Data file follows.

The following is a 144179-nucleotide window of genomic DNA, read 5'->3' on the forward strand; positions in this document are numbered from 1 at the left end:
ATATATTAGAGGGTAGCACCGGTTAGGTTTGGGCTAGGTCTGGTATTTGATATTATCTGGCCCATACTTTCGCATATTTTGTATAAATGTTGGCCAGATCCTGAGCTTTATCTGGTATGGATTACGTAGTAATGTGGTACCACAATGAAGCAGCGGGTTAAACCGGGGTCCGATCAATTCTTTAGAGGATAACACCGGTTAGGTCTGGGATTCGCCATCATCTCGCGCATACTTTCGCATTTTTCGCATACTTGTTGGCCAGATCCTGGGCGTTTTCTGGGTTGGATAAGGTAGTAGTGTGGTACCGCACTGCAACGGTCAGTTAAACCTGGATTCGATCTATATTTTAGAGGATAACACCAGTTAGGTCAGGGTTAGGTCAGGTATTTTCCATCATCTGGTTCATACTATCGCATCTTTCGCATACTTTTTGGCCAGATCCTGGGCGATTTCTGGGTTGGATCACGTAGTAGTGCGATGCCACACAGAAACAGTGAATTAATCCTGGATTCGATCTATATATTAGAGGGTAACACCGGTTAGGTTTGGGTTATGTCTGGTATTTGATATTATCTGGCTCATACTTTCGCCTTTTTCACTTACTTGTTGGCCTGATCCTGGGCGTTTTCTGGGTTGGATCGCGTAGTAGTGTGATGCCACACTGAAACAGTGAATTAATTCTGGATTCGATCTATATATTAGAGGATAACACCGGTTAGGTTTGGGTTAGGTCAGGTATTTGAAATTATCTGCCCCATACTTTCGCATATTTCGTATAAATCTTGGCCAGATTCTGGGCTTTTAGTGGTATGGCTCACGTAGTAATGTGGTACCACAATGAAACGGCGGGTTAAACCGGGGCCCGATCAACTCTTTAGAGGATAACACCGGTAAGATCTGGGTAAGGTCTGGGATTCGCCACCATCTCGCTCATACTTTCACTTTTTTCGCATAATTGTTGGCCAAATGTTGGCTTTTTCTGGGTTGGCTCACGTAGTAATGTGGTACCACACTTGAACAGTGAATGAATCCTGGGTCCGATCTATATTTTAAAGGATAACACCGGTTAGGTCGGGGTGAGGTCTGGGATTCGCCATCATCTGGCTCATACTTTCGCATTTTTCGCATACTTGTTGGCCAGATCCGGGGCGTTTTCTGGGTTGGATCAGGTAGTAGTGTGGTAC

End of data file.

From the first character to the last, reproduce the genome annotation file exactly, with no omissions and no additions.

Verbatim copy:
The following is a 144179-nucleotide window of genomic DNA, read 5'->3' on the forward strand; positions in this document are numbered from 1 at the left end:
ATATATTAGAGGGTAGCACCGGTTAGGTTTGGGCTAGGTCTGGTATTTGATATTATCTGGCCCATACTTTCGCATATTTTGTATAAATGTTGGCCAGATCCTGAGCTTTATCTGGTATGGATTACGTAGTAATGTGGTACCACAATGAAGCAGCGGGTTAAACCGGGGTCCGATCAATTCTTTAGAGGATAACACCGGTTAGGTCTGGGATTCGCCATCATCTCGCGCATACTTTCGCATTTTTCGCATACTTGTTGGCCAGATCCTGGGCGTTTTCTGGGTTGGATAAGGTAGTAGTGTGGTACCGCACTGCAACGGTCAGTTAAACCTGGATTCGATCTATATTTTAGAGGATAACACCAGTTAGGTCAGGGTTAGGTCAGGTATTTTCCATCATCTGGTTCATACTATCGCATCTTTCGCATACTTTTTGGCCAGATCCTGGGCGATTTCTGGGTTGGATCACGTAGTAGTGCGATGCCACACAGAAACAGTGAATTAATCCTGGATTCGATCTATATATTAGAGGGTAACACCGGTTAGGTTTGGGTTATGTCTGGTATTTGATATTATCTGGCTCATACTTTCGCCTTTTTCACTTACTTGTTGGCCTGATCCTGGGCGTTTTCTGGGTTGGATCGCGTAGTAGTGTGATGCCACACTGAAACAGTGAATTAATTCTGGATTCGATCTATATATTAGAGGATAACACCGGTTAGGTTTGGGTTAGGTCAGGTATTTGAAATTATCTGCCCCATACTTTCGCATATTTCGTATAAATCTTGGCCAGATTCTGGGCTTTTAGTGGTATGGCTCACGTAGTAATGTGGTACCACAATGAAACGGCGGGTTAAACCGGGGCCCGATCAACTCTTTAGAGGATAACACCGGTAAGATCTGGGTAAGGTCTGGGATTCGCCACCATCTCGCTCATACTTTCACTTTTTTCGCATAATTGTTGGCCAAATGTTGGCTTTTTCTGGGTTGGCTCACGTAGTAATGTGGTACCACACTTGAACAGTGAATGAATCCTGGGTCCGATCTATATTTTAAAGGATAACACCGGTTAGGTCGGGGTGAGGTCTGGGATTCGCCATCATCTGGCTCATACTTTCGCATTTTTCGCATACTTGTTGGCCAGATCCGGGGCGTTTTCTGGGTTGGATCAGGTAGTAGTGTGGTAC